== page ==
Art (1998): “It’s not exactly a news flash, but the fact is that Alan Alda is a supremely funny man. In the excellent new play Art, he stars as Marc, a curmudgeonly intellectual who is stymied by the fact that his best friend Serge has paid 200,000 francs for a painting that consists of some white lines on a white background. Shortly after the play begins, Marc goes to see the painting for the first time. Observe Mr. Alda in this act of observing: he steps back, he squints, he puts his glasses on, he adjusts his head, he blinks, he takes his glasses off, he moves right up to the canvas–it’s almost a ballet, this hilarious, futile attempt at comprehending what his pal sees that he cannot see.”

Side Man (1999): “What is Side Man about? A young man, the narrator Clifford, finding his way out of a dysfunctional family into independence. ‘There are no clean breaks,’ he tells us; and then he tells us about his parents and his childhood to try to finagle one anyway. Side Man is about perspective, about struggling to understand one’s parents; about, more importantly, finding a way to forgive them.”

The Goat, or Who is Sylvia? (2002): “It’s a play that demands to be seen, and read, and heard; there’s stuff in it that will feel ringingly true and significant and useful to you. The particulars–the meaning, the precise resonance–are going to be different for each of us, I think, because the nature of Albee’s work generally and The Goat specifically is to be dense, knotty, and not quite knowable. At once a profound conundrum and a malevolent game, The Goat is engineered not to be solved. It’s designed, instead, to provoke, to challenge, to push buttons, to awaken us from lethargy and ignorance, to shock, and–yes–to amuse, too.”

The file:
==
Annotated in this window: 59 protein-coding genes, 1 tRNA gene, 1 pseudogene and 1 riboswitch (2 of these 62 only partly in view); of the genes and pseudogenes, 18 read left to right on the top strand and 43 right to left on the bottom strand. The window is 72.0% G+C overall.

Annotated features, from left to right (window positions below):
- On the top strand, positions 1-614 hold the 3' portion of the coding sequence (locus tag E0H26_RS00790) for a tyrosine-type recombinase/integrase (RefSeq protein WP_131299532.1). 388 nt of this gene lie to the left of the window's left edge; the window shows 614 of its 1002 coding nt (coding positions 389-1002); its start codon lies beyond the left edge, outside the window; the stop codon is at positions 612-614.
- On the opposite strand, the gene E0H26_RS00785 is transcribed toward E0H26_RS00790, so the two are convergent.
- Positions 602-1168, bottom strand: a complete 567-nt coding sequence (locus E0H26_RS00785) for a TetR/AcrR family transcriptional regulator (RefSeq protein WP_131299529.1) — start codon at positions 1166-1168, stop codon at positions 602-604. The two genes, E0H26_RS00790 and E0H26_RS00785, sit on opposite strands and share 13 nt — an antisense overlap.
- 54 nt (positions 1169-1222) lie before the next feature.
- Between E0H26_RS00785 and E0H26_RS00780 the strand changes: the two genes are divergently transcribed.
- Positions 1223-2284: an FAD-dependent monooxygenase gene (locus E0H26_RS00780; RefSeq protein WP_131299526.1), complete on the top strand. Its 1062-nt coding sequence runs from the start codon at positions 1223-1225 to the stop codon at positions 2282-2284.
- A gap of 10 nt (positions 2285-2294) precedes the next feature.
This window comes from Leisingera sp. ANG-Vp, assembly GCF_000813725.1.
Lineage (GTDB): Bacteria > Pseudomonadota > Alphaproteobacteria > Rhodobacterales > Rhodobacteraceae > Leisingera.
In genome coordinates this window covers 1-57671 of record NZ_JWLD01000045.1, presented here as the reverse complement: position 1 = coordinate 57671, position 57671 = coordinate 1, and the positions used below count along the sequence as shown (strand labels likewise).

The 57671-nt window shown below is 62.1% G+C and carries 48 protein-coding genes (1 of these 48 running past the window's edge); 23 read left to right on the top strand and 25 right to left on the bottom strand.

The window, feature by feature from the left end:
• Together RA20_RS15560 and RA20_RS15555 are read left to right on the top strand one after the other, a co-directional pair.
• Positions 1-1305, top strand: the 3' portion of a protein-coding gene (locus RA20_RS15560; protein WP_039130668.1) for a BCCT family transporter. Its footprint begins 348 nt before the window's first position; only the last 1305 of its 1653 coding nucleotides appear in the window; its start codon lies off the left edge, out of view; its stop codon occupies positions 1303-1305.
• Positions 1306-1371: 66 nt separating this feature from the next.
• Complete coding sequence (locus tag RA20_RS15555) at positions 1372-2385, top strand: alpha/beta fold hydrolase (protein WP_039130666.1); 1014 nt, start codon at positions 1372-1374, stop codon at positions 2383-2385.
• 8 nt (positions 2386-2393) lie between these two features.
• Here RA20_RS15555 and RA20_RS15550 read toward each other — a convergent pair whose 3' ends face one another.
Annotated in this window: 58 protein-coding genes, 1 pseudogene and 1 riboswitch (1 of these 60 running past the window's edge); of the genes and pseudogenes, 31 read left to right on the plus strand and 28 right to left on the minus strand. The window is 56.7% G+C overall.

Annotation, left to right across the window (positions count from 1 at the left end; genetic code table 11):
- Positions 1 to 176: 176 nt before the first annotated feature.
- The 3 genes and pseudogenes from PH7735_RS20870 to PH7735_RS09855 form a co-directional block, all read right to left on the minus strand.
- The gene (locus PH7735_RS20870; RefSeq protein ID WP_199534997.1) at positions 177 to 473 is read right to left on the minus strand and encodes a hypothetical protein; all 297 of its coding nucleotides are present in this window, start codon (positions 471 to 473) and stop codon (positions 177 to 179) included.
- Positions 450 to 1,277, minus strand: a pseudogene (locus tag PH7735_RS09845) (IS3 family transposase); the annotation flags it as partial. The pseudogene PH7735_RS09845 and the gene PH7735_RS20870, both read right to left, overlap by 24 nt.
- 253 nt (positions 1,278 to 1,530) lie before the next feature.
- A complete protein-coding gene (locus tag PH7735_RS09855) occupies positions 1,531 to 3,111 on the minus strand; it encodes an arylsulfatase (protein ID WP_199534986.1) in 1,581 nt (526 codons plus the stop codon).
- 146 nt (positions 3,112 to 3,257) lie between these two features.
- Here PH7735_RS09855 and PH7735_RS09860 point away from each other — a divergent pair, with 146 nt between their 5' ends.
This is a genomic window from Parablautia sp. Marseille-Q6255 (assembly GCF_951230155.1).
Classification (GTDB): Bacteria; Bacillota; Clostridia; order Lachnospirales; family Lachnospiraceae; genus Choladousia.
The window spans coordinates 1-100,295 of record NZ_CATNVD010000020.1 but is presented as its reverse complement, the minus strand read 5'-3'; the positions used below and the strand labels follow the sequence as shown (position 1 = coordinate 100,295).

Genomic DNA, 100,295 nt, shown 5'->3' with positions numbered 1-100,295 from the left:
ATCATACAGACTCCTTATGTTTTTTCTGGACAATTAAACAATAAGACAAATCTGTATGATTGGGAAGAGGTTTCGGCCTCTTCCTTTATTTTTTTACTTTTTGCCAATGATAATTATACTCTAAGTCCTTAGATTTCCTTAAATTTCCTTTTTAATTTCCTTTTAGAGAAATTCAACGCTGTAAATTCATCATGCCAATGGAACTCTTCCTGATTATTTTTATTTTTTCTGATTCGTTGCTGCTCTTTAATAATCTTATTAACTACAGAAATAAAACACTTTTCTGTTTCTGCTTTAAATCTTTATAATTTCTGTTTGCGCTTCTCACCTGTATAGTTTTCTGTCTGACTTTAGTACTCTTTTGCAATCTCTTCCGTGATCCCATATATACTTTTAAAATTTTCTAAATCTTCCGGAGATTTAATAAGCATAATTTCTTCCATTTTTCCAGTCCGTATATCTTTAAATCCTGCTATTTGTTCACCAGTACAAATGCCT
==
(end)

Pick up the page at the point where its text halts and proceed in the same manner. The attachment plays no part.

Doubt (2005): “Though Shanley touches upon the very troubling notion of a priest abusing one of his altar boys, this is assuredly not the subject of this challenging and intelligent play. Doubt is about doubt, and more importantly its opposite, blind faith. This is not a whodunnit but a whydoit: Sister Aloysius builds her case against Father Flynn from the inside out, with its fueling core composed of nothing stronger than unempirical conviction. Of course, it is often true that nothing is stronger than unempirical conviction–that’s precisely the point.”

Red (2010): “Red, the new play by John Logan at Broadway’s John Golden Theatre, is a stimulating, thought-provoking exploration of art. It asks what art is for, and it plumbs deeply into the process of its creation: a director friend of mine remarked that she felt Red looked more nakedly and truthfully at the pain that goes into the making of art than anything she’d ever seen…. This play stands out among the current offerings on Broadway for its intelligence, intellectual rigor, and–especially–for knowing that audiences are smart and curious and don’t need to be served warmed-over or dumbed-down fare. If that excites you, then you will do well to make this new play the one you see this season on the Great White Way.”